U.S. Foundation Giving Declines Slightly in 2003
WASHINGTON (AFP eWire, April 12, 2004) - Grantmaking foundations in the United States gave an estimated $29.7 billion to charities in 2003, a slight decrease from the $30 billion granted in the previous year.
According to Foundation Growth and Giving Estimates from the Foundation Center in New York City, the 2.5 percent drop in grants was primarily caused by three consecutive years of a sluggish economy and fluctuating stock market.
Community foundation funding actually rose slightly in 2003 to $2.57 billion, although the 1.5 percent increase represents the slowest growth in giving reported since 1994. Meanwhile, independent foundation giving declined 3.3 percent to $22.5 billion, while corporate foundation giving saw a 2 percent decrease, the first decline since the Foundation Center began tracking this data in 1987.
Despite the decreases, the report notes that the numbers are not as bad as they could have been. New grantmaking by recently established foundation, improved portfolio performance and a commitment by many foundations to maintain their levels of giving prevented even bigger decreases in funding.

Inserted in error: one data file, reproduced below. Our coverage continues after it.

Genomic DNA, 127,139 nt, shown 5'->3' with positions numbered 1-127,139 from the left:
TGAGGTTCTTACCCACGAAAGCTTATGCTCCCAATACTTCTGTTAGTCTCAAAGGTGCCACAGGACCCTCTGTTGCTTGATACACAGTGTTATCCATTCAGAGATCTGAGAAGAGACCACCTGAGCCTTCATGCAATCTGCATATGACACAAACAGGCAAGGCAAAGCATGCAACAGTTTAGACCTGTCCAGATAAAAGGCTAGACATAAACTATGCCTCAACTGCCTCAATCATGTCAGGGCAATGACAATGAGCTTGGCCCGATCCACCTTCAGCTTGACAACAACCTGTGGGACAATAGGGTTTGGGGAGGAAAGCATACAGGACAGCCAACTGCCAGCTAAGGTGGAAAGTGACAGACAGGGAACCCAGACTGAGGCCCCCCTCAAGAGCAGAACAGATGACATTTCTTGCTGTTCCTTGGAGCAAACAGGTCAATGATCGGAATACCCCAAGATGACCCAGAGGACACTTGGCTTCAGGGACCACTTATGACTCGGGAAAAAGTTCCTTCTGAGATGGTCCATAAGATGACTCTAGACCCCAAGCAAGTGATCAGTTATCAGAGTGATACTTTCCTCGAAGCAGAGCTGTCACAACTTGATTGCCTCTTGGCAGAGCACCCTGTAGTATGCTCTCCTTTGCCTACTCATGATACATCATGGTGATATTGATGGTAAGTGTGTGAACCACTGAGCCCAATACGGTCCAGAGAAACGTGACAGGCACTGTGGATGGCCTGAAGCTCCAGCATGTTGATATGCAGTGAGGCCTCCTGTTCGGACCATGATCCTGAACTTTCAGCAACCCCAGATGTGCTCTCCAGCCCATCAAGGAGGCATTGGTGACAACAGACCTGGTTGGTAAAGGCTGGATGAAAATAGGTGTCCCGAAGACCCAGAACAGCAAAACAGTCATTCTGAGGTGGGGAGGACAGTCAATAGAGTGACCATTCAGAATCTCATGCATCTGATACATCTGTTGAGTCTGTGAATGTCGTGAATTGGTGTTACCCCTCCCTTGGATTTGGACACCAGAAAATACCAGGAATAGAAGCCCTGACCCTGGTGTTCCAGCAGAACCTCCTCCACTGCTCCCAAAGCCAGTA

Fortunately for the sector, the 2004 outlook is much better, according to the report. Foundation assets increased by an estimated 9 percent to 11 percent in 2003, a good sign that some increases in grantmaking will be seen in 2004.
Findings from Foundation Growth and Giving Estimates are based on actual 2002 giving and asset data tracked by the Foundation Center for all U.S. independent, corporate, and community foundations. Giving projections for 2003 and 2004 are based on estimates reported in the Center's 2004 Foundation Giving Forecast Survey by more than 900 large and mid-size foundations, combined with year-end fiscal indicators.
To read the entire report, go to the Foundation Center's website.
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